Upon returning to Denver, a truce was declared between me and my parents and in the fall I returned to high school. That didn’t last long because there was a world of difference between the 15-year-old kids in school and my 15 years. I needed more excitement so in January 1945 I decided to go out on my own and headed back to Los Angeles. On 10 March, 1945, I was issued a Merchant Marine Coast Guard Certificate and sailed as an Ordinary Seaman on the SS Verena, a T-2 tanker carrying aviation fuel. We ended up in Noumea, New Caldonia then returned to San Pedro, California. I hadn’t enjoyed being on a tanker with all that volatile gas so I made sure my next ship was different. On 8 May, 1945 I shipped out on the SS George Powell a liberty ship with our holds loaded and tanks, trucks and other material secured topside. We dropped off some material at Pearl, picked up other equipment and headed towards the south Pacific. I recall being at anchor for 30 plus hot days at Ulithi Atoll, and we sailed to several other places.
Our next voyage was to Buckner Bay, at Naha, Okinawa in June 1945. Okinawa was secured for the most part but we were told there were a few enemy stragglers roaming around. It seems that every day there were several kamikaze attacks against some of the larger ships. We were strafed about a dozen times by aircraft heading towards other targets but amazingly, we didn’t suffer any casualties. I do remember hitting the deck several times when I was topside, when our ship was hit. But when you are being strafed, it’s over before you have time to react.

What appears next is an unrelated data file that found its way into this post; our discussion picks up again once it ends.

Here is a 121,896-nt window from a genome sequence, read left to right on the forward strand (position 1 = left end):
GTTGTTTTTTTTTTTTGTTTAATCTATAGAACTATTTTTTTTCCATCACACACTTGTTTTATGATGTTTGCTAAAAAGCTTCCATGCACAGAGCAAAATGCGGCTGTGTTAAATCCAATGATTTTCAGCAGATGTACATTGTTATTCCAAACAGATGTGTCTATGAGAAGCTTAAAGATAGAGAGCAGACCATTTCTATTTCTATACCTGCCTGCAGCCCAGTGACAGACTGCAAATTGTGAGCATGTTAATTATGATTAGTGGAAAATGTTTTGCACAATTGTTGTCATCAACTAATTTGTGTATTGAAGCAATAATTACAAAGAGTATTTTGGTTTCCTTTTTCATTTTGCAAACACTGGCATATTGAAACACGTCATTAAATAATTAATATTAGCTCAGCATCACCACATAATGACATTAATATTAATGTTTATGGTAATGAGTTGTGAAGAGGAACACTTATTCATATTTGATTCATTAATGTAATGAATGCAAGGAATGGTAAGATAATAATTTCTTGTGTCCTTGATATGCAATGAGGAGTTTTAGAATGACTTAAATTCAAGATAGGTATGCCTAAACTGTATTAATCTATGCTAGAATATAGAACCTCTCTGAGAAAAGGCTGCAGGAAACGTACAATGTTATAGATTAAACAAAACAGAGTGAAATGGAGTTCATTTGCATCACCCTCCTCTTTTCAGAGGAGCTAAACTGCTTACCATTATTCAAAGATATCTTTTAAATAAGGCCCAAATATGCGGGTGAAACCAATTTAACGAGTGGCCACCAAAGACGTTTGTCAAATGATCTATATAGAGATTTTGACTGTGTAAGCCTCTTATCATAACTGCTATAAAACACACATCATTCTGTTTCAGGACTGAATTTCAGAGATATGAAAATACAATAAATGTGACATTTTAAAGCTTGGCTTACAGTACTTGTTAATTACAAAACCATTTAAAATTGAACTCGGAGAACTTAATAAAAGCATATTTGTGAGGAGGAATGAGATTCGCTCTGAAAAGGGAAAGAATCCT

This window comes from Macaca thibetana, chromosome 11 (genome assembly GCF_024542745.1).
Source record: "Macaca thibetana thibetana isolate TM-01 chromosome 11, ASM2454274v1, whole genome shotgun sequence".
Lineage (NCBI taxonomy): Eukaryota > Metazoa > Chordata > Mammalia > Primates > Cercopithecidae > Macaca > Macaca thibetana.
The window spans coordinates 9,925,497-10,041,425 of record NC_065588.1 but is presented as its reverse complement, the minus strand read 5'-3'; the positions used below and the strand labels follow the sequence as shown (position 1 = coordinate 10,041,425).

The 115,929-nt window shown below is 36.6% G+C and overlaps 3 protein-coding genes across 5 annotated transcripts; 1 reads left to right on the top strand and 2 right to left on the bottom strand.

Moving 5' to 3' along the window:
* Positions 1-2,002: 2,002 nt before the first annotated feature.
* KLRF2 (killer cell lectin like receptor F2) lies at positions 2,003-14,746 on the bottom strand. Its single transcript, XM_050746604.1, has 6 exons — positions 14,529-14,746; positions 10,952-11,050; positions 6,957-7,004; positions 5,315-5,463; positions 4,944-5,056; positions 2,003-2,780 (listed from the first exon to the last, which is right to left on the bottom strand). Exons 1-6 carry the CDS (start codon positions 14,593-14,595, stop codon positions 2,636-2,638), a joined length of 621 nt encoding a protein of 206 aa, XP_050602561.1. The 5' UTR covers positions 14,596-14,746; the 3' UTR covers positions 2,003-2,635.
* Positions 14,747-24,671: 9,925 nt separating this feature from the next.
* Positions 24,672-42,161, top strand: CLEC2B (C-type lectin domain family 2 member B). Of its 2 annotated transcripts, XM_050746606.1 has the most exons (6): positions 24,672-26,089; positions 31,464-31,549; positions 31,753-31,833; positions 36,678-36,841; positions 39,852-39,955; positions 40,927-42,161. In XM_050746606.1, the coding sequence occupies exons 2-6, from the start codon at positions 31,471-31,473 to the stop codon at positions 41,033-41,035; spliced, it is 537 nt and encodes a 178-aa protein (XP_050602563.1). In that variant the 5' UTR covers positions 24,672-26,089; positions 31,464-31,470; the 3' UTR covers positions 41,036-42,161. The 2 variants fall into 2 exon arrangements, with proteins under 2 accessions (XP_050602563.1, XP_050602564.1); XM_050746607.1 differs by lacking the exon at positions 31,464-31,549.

On 15 August, 1945 when word came down that the war was over it seemed every ship in Buckner Bay went wild shooting guns into the air. When a shell goes up, it and its debris has to come down and there were some unintended casualties from these rounds before the firing could be stopped. After we off loaded some of our cargo, we headed for Sasebo, Japan to drop off more equipment. We then headed back to San Pedro, California where I was discharged.
My youthful odyssey had run its course and I returned to civilian life again feeling far older than my 16 years. In 1946 I joined the Army Air Corps for a 3-year hitch. I then joined the Air Force Reserve and was activated during the Korean War, and served one year at Keesler Field, Biloxi, Mississippi.